Teamsters fighting hunger (from l to r): Matthew House, Mark Hackett, Chris Ellrodt, Roger Gale, and Jed Slagter.
A group of sharpshooters from two Teamster police departments joined forces last month to take aim at hunger. Officers from the City of Pacific and the University of Washington along and their union representative, Matthew House, teamed up for the Emergency Food Network’s annual Breaking Hunger Trap Shooting and Archery Tournament.
The contest, held at the Gig Harbor Sportsmen’s Club on August 10, raised over $16 thousand dollars to help feed hungry families in Pierce County. “This was my first time,” said Sergeant Jed Slagter, who heard about the event from a fellow officer. “It was for a good cause, well organized, and a lot of fun.”
"It was for a good cause, well organized, and a lot of fun."
Slagter, who’s been on the force at the City of Pacific Police Department for five years, talked about the importance of his union giving back to the community. “It’s great for Teamsters to participate in these kinds of charitable events,” he said.
Our union’s Executive Board covered the team’s registration fee. All proceeds from the event go to benefit the Emergency Food Network.
Thank you to our members from the Teamsters Law Enforcement & Corrections Division who participated in the tournament:
- Jed Slagter, City of Pacific Police Dept.
- Roger Gale, City of Pacific Police Dept.
- Chris Ellrodt, University of Washington Police Dept.
- Mark Hackett, University of Washington Police Dept.
The Pierce County emergency food system includes 67 food banks providing over 15 million meals annually to over a hundred thousand families in need. Teamsters Local 117 is a generous supporter of EFN and has participated in a number of volunteer events to benefit the organization.
Michael Rodriguez, a utility worker at the City of Pacific, says being part of a union makes his work a lot less difficult. Despite it being a demanding, frequently hazardous occupation, his membership in Teamsters 117 alleviates the work stress that a majority of Americans deal with on daily basis.
When speaking of stress at work, managerial and executive occupations come to mind, yet one of the highest predictors of workplace stress is lack of control over working conditions coupled with high demand. Inability to have a say in work hours and conditions of employment have profound health consequences resulting in heart attack rates three times higher than a random sample. Furthermore, job insecurity increases poor health by an incredible 50%, while long work hours contribute to increased mortality by almost 20%.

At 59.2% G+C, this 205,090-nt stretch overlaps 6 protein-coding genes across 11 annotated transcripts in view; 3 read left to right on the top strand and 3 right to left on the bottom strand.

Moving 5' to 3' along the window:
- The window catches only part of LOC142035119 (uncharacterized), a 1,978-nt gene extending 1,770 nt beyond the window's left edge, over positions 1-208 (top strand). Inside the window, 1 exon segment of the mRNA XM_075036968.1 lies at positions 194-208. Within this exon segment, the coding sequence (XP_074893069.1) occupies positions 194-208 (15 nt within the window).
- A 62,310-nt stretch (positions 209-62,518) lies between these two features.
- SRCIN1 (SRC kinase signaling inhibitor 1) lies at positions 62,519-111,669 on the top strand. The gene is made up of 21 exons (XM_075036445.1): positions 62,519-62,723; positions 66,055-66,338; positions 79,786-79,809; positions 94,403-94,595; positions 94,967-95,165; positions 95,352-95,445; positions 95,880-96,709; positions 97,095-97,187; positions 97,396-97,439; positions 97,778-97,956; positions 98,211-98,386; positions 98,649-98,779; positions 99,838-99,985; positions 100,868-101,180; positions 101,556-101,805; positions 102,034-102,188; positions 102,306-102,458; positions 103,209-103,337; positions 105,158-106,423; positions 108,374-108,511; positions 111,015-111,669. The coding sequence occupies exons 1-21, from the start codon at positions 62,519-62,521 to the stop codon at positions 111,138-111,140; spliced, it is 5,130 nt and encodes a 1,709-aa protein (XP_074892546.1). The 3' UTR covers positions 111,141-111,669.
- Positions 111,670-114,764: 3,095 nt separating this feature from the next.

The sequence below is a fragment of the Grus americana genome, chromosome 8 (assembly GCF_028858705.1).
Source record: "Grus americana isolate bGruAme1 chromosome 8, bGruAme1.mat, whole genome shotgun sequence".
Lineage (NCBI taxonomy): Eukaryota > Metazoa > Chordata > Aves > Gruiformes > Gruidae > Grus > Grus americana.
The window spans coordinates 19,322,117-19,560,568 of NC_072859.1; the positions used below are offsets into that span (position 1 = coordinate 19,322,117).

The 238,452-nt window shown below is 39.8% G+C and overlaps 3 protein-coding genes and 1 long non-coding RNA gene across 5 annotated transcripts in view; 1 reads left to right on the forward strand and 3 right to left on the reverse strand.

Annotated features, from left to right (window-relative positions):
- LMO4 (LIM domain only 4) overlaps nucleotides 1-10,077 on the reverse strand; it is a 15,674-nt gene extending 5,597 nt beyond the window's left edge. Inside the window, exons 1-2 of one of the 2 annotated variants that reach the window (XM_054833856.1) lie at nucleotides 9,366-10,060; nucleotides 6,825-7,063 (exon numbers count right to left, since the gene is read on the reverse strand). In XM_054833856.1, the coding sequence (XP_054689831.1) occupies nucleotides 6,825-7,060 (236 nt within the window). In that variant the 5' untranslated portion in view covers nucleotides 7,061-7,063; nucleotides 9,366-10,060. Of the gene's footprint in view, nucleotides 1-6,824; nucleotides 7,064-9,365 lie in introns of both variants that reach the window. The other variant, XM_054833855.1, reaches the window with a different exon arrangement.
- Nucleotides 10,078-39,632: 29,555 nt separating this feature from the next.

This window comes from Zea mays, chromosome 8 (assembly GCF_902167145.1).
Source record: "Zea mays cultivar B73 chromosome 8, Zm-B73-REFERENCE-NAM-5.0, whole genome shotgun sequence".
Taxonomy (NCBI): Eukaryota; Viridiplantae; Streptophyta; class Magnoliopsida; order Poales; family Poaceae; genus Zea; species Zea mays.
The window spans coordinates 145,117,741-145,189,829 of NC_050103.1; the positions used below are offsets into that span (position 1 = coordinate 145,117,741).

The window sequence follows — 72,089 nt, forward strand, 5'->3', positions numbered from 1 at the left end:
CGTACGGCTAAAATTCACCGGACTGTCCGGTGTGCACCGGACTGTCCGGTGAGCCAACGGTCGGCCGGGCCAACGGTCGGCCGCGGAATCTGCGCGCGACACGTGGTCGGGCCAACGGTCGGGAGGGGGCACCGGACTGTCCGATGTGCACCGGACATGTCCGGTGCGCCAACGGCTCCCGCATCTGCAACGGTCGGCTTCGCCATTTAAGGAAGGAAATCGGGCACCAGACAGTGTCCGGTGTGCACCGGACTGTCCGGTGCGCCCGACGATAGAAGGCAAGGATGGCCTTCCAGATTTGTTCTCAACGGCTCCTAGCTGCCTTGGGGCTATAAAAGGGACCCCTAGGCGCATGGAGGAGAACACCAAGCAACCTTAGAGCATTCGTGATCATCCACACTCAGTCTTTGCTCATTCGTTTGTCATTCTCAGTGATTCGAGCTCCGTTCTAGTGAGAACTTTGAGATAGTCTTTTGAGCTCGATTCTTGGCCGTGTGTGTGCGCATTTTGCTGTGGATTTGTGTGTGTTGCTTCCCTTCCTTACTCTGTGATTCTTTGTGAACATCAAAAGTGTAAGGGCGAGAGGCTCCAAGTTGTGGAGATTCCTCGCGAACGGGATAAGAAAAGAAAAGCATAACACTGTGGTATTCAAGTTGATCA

Americans today work longer hours, take less vacation and receive less pay for higher productivity which is coupled with towering rates of stress-related illnesses. In return for an opportunity to earn a living, we often relinquish our ability to have a say in conditions of employment and wages earned. It is the union that brings democracy back to the workplace and gives some of the control back to the workers. This power does not accrue overnight but is built upon years of collective bargaining and building of trust and solidarity among the workers.
For Rodriguez, building unity was worth it. “People frequently regard smaller cities as a stepping stone for other jobs with more pay and better opportunities,” he says. “But over the years we have negotiated strong contracts and workers stay.”
"We will not let anyone break what we have achieved here through years of solidarity."
His co-worker, Bill Brookhart, agrees. “As an individual alone you cannot stand up to the corporation. I have worked in non-unionized places, and there is no guarantee of or ability to negotiate job security, benefits, vacation or sick leave. I’m a diabetic and am insulin dependent. Having a good, union-negotiated health insurance makes a tremendous difference for me.”
Faced with the Supreme Court ruling on Janus, there was no hesitation among City of Pacific employees – every one of them chose to stand together as Teamsters. They have considered the effect that division could have on their contract negotiations and their power at work. The conclusion they came to was unanimous.
“You are either with us or you’re out,” said Rodriguez. “We will not let anyone break what we have achieved here through years of solidarity.”